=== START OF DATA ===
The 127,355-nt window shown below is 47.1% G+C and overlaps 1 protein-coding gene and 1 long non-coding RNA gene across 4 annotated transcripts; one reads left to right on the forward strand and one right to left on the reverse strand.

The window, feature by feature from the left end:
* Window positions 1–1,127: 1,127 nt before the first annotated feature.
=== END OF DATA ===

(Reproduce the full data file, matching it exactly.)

The 127,355-nt window shown below is 47.1% G+C and overlaps 1 protein-coding gene and 1 long non-coding RNA gene across 4 annotated transcripts; one reads left to right on the forward strand and one right to left on the reverse strand.

The window, feature by feature from the left end:
* Window positions 1–1,127: 1,127 nt before the first annotated feature.